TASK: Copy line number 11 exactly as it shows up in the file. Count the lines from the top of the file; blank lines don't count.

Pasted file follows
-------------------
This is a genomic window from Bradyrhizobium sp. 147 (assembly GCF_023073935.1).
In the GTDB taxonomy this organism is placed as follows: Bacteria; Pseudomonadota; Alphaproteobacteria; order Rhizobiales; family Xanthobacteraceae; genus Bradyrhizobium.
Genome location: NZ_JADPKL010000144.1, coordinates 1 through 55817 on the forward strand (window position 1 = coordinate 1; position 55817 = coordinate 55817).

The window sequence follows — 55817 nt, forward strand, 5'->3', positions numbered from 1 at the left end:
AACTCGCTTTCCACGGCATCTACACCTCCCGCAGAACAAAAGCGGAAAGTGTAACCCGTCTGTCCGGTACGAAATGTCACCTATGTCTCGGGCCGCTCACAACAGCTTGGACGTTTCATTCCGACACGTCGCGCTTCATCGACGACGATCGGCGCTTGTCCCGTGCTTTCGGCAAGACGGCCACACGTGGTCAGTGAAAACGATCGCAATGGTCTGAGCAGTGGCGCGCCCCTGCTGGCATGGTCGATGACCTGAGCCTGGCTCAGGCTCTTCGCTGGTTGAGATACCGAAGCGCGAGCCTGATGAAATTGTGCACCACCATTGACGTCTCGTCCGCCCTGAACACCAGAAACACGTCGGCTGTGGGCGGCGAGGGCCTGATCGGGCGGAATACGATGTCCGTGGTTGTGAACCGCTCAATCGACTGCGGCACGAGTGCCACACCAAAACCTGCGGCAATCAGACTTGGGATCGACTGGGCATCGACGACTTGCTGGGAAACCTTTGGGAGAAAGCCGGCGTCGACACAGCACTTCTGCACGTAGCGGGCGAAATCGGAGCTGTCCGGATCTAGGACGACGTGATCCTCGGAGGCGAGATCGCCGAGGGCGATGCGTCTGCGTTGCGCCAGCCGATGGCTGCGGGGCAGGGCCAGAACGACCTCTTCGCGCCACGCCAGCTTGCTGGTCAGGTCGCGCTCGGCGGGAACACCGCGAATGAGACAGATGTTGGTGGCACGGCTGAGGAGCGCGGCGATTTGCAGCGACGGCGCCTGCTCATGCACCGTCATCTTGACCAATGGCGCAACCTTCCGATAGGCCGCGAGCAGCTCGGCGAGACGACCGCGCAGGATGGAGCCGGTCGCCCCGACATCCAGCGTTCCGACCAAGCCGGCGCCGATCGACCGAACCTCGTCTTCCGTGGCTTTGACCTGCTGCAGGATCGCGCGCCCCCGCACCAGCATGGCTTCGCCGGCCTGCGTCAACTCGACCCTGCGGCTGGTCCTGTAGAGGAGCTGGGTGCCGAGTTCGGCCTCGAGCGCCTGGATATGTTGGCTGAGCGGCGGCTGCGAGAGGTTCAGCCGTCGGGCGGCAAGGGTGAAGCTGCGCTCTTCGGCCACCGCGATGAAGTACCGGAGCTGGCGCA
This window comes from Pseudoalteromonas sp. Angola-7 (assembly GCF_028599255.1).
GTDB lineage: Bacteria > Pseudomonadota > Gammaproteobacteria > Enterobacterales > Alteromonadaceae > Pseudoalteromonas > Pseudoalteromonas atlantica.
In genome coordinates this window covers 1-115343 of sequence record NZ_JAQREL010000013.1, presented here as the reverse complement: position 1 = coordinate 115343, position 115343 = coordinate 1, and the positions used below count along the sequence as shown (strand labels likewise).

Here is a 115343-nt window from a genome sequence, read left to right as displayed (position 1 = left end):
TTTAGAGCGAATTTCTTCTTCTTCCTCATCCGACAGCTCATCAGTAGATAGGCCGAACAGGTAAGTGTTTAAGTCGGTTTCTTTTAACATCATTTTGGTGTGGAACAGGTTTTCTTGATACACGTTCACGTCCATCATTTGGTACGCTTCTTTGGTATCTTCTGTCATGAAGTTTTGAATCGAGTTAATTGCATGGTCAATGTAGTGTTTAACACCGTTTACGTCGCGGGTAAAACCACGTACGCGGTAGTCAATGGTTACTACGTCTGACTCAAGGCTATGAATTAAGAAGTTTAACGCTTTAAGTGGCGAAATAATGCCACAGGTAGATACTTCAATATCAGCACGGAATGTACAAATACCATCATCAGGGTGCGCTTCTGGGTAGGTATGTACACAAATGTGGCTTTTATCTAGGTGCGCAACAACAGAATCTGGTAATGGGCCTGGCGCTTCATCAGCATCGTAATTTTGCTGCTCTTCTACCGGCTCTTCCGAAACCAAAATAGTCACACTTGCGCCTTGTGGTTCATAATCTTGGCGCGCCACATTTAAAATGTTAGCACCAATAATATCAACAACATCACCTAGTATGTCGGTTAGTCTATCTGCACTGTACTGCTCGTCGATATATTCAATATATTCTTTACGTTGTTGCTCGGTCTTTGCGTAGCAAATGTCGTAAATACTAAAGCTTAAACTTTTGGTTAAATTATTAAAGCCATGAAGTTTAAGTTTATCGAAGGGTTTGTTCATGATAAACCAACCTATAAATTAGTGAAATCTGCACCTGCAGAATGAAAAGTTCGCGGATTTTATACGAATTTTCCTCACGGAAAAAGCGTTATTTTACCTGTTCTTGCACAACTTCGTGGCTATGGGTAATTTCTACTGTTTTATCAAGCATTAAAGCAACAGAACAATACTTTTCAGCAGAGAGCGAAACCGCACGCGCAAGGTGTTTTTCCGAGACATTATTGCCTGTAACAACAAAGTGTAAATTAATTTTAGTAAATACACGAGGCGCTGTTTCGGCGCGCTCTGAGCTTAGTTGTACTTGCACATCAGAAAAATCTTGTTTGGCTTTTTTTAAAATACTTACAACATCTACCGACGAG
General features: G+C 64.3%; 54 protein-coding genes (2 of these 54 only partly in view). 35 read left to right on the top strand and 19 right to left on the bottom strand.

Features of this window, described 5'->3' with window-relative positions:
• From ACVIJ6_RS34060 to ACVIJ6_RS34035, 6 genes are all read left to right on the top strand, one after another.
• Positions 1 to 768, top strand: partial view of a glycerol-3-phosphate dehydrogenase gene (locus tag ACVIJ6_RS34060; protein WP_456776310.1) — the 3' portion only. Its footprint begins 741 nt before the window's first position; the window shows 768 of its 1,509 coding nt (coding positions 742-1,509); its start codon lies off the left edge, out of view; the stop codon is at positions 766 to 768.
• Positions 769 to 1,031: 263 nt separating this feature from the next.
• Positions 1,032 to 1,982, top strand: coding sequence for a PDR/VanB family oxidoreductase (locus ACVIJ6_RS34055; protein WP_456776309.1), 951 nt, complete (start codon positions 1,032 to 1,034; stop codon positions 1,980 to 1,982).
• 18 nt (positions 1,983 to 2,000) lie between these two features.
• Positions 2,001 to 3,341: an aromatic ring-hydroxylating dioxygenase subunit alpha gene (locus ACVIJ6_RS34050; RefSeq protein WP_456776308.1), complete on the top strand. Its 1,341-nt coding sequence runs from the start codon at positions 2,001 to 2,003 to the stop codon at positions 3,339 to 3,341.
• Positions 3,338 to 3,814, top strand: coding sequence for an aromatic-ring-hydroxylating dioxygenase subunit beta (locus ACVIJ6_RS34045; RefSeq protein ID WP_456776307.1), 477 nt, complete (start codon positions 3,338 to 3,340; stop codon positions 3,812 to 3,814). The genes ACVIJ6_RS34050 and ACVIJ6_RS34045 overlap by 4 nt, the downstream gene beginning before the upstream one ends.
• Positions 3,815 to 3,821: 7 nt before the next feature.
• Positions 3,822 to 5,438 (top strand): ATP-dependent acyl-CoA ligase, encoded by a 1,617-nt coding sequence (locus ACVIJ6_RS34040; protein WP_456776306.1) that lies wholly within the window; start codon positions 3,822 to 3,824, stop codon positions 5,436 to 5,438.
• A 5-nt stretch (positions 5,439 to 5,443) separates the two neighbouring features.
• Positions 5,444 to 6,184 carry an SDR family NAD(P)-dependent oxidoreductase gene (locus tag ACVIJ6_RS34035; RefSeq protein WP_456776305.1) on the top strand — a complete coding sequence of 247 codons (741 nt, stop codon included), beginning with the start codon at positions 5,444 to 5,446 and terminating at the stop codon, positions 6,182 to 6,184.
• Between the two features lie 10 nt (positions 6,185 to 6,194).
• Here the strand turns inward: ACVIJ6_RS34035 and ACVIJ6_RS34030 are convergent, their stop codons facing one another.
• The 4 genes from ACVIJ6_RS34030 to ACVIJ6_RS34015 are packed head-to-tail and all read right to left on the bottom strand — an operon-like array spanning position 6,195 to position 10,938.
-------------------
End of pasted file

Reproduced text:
General features: G+C 64.3%; 54 protein-coding genes (2 of these 54 only partly in view). 35 read left to right on the top strand and 19 right to left on the bottom strand.